Book Review: Strange Crimes and Criminals by Carl Sifakis


Are you familiar with the Astor Palace Riots?

In 1849, an English actor was selected to play MacBeth at New York’s Astor Place Opera House.  Capt. Isiah Rynders, a politician who had built up a following by denouncing the rich as being wannabe Englishmen, claimed that an American actor should have been given the role and he led a protest outside the theater.  When the play started, his followers pelted the stage with eggs and insults and the show had to be stopped.  When another attempt was made to perform MacBeth a few days later, Rynders and his people returned.  This time, the protest led to one of New York City’s biggest riots.  At least 23 people died and over 130 were injured.  The crowd attempted to hang the actor who played MacBeth but, fortunately, he was able to catch a train to Boston and then sailed back to England.  This, of course, was not the only time that Shakespeare would be linked to violence in America.  Abraham Lincoln would be assassinated by one of the country’s most popular Shakespearean actors, with some contemporaries alleging that John Wilkes Booth was inspired by Julius Caesar.

How about the 1857 police riots, which occurred when two different groups claimed the right to police New York City and spent so much time fighting amongst themselves that criminals were often allowed to go free in the confusion?

How about Kitty Ging, who was murdered by a man who claimed that another man had hypnotized him and ordered him to commit the crime?

Or the Lady Gophers, an all-female gang who developed a reputation for being tougher and more deadly than any of their male counterparts?

Or Carter Harrison, the most corrupt mayor in the history of Chicago?  Everyone knew that Harrison was crooked but, when he was assassinated, the entire city mourned.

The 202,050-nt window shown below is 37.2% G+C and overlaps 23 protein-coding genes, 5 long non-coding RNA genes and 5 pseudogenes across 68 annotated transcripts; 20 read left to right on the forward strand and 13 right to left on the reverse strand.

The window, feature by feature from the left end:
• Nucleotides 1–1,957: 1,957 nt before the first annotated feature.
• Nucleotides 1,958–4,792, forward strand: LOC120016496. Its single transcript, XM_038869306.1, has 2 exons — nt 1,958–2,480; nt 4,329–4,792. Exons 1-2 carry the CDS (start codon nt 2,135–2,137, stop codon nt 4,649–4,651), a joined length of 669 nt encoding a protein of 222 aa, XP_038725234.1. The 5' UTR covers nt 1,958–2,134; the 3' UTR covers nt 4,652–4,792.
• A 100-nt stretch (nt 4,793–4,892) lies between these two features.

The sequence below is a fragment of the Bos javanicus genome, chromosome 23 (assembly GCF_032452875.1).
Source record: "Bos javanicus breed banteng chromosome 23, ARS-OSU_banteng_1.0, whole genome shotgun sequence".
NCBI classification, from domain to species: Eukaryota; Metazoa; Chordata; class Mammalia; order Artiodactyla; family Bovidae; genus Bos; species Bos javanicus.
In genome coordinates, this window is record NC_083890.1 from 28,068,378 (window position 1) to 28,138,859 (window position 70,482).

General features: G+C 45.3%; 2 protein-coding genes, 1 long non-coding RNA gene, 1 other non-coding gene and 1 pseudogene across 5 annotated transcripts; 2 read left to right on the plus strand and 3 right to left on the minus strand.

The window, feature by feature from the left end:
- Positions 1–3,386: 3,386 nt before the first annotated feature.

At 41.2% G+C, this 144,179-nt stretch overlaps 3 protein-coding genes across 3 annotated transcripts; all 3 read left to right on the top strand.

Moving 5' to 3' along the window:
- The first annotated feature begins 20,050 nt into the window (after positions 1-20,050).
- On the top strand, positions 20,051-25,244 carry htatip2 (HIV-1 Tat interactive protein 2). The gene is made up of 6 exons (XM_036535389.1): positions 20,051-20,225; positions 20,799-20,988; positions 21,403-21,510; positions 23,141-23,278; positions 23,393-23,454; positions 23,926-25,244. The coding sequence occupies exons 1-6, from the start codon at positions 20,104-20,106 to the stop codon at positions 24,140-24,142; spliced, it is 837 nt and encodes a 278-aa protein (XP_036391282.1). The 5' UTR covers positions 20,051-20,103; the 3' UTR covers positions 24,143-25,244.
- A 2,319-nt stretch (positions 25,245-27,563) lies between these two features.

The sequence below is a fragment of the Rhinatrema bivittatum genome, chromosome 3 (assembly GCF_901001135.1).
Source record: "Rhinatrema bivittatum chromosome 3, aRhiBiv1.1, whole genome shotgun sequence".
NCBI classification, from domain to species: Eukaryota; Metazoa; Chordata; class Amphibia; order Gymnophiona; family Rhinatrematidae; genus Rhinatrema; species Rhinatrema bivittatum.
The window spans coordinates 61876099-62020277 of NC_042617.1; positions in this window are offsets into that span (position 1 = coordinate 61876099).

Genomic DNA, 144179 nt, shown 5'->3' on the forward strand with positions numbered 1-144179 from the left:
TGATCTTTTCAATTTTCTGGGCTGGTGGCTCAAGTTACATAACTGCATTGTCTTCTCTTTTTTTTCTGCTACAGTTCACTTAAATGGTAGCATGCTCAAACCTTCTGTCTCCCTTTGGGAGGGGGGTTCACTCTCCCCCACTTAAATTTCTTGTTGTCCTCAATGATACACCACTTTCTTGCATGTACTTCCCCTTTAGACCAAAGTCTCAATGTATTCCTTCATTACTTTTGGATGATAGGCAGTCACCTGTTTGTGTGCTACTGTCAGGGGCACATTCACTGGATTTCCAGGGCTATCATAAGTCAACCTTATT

Speaking of Chicago, Chicago’s first official riot was in 1855, when the city ordered that saloons close on Sunday.  It was called the Lager Beer Riot and it nearly destroyed the city.

Did you know about the attempt to abduct a school bus full of children and hold them for ransom?  Did you know about Boston Corbett, the man who was celebrated for killing John Wilkes Booth but who then turned out to be a crazed religious fanatic who mysteriously vanished after performing a self-castration and then firing his pistols while standing in the gallery of the Kansas Legislature?  Speaking of disappearances, whatever happened to Judge Crater?

Everyone knows about the Hatfield-McCoy feud but what about Texas’s far bloodier Horrell-Higgins Feud?

All of these crimes and many more are discussed in Strange Crimes and Criminals, which is an encyclopedia of the odd, the bizarre, and the illegal.  Some of the entries are humorous.  Some of them are disturbing.  Some of them document man’s inhumanity to man.  Some of them celebrate the spirit of people who refuse to let something like the law get in their way.  It makes for interesting reading and, for the aspiring writer, it’s a treasure trove of inspiration.

It’s a strange world, isn’t it?

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